Take Mortgage Advice From Lender/Planner?

November 19, 2001, Revised June 30, 2009

"I am being pressed by my wife to refinance our current mortgage to consolidate some of our debts, based on the recommendation of a major lender (Primerica) who has prepared a detailed financial plan for us. The plan is attached. As you can see, we are in something of a financial bind. Should we follow their recommendations?" 

You should follow their recommendations regarding income management, but not their recommendations regarding debt management. The lender has no financial stake in what you elect to do about your income management, but it has a major stake in your debt management decision.  The lender wants to refinance your mortgage.  This has seriously prejudiced their recommendation.

You have been spending almost $2,000 a month more than your income.  The result has been a rise in credit card and other non-mortgage debt to $123,000, which is almost as much as the balance on your mortgage.  Debt payments every month now eat up 43% of your income, which is much too high.  Follow the planner’s recommendation to reduce your expenses by at least 10%, which will allow you to reestablish control of your budget.

When it comes to debt management, however, you should ignore their recommendation.  They propose that you refinance your current 6.5% mortgage into a new one at 9.16%.  The new loan would exceed the balance of the old loan to pay off some of your other debts.  Two of these other debts also have rates below 9.16%.  The weighted average rate on all your debts would rise from 7.58% to 9.09%.

The planner justifies the higher rate on the grounds that your monthly payment would decline, and your tax savings would increase.  The decline in payment, however, is due entirely to an extension of the term to 30 years, which offsets the effect of the higher interest rate. (The loans selected for consolidation include two that would pay off in 5 years if the payment was maintained).  If the new loan had the same term as the loans that were paid off, the payment would go up.

Tax savings rise but mainly because of the higher interest rate.  A small part is due to conversion of some non-deductible debt into deductible mortgage debt.  Consolidation into a second mortgage would also do this.

Indeed, the logical alternative to the planner’s proposal is to leave your current mortgage alone and pay off your high-rate non-mortgage debts with a second mortgage.  They don’t consider this option.  Further, they don’t want you to consider it.   It is clear that the major purpose of the plan is to steer you into a new first mortgage from them with an above-market interest rate. I have seen many proposals by Primerica, and this is what they do.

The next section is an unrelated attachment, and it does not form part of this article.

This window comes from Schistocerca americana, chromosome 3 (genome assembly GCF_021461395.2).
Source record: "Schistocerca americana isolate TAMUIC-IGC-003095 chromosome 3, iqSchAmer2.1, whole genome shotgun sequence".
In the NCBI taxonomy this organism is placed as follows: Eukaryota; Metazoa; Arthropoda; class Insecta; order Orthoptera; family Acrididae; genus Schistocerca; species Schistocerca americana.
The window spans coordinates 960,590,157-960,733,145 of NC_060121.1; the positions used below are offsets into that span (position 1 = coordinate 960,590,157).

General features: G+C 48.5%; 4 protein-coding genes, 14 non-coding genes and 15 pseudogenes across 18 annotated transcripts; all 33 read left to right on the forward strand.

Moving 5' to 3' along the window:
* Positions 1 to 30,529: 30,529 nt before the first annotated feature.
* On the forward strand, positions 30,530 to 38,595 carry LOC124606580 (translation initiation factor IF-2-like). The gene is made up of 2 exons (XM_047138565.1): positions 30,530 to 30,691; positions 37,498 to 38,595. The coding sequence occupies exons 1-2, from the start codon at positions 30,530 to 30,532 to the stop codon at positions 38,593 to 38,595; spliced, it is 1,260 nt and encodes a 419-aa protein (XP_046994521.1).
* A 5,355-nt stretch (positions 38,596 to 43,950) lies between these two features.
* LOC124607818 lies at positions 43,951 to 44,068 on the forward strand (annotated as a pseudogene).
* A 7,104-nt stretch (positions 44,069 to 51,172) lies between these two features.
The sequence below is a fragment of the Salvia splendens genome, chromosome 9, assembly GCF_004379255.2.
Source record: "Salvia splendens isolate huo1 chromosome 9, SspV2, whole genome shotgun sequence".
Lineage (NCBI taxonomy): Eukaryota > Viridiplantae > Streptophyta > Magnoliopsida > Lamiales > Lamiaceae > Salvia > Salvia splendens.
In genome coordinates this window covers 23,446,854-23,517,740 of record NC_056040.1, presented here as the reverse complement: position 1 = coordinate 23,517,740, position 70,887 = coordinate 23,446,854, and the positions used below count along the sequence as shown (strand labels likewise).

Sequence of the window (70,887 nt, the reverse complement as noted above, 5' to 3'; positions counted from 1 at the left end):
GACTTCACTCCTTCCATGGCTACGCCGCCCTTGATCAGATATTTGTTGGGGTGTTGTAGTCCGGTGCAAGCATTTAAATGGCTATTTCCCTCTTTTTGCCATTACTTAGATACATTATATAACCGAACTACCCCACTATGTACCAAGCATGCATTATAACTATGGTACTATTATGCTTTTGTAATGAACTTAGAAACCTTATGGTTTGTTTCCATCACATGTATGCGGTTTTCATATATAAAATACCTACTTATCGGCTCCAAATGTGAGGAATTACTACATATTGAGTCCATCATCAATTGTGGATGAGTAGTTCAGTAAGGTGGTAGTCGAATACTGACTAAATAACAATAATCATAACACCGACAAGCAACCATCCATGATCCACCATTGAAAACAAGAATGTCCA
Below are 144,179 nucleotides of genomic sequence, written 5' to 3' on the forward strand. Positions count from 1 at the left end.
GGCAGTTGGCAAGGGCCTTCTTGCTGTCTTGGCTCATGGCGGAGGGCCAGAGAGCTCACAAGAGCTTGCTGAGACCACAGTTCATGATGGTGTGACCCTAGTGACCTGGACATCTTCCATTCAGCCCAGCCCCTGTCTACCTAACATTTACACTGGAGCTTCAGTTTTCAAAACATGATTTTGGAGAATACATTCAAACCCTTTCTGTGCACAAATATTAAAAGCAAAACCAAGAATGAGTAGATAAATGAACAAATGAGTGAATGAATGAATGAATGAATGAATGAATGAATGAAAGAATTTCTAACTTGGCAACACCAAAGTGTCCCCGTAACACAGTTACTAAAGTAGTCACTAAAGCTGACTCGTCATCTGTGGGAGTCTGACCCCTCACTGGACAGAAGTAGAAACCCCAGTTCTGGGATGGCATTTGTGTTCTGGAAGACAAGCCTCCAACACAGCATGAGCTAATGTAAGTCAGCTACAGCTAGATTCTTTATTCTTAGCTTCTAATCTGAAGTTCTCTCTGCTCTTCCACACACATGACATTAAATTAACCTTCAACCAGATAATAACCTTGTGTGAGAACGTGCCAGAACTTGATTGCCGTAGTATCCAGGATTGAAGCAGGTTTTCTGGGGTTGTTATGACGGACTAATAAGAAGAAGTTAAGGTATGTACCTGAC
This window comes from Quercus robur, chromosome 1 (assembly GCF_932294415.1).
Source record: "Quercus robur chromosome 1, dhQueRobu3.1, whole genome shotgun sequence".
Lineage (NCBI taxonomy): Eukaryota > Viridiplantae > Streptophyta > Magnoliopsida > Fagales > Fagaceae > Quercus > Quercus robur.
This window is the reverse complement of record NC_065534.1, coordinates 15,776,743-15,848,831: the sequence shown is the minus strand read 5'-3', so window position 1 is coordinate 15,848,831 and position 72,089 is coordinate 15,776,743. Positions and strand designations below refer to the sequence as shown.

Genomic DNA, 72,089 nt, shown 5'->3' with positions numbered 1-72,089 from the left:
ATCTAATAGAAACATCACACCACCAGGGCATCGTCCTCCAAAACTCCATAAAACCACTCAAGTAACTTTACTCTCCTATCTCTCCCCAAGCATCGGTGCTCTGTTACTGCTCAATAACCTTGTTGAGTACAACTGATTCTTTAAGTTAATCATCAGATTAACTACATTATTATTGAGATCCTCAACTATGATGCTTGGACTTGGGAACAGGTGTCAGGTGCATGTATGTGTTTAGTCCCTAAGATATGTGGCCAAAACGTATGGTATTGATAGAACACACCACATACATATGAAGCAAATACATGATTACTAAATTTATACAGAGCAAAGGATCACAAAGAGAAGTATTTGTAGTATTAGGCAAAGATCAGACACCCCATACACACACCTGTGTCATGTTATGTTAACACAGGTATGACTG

Their proposal would leave you substantially worse off than you are now.  If you continue to make the payments you are making now for 5 years, without any other change, your balance would decline from $262, 214 to $161, 625.  If you continued the same payment but refinanced as they recommend, your balance would drop to $186, 599, or about $25,000 more.  And they describe this as “Your Current Debt Elimination Program”!  I describe it as larceny.

Most mortgage loan officers are not trained to provide a financial planning service, nor are they inclined to.  It takes too much time. Their philosophy is that you only do what you need to do to satisfy the client and get the deal done. 

Primerica, however, has made financial planning an integral part of its business plan, has developed systems to support the process, and trains its loan officers in their use. The training is done well because the loan officers are complete believers.  I know this because several of them have contacted me seeking endorsements, and were shocked to learn that I did not share their enthusiasm. 

Perhaps because this is a costly way to do business, this firm charges above-market interest rates.  This in turn requires some deceptive practices designed to lead clients to believe they are receiving value when they aren’t.  The client who accepts this pitch, who has received a customized financial plan that may have some very good information in it, along with a lot of attention from the loan officer, may put aside his questions about the interest rate.

Financial planning can be very helpful, but pay cash for it.  Planning offered free by those who will profit if you follow their recommendations is suspect.  The risks may be even greater dealing with a planner who wants to put you into a mortgage than with a planner who wants to sell you mutual funds, insurance or annuities.

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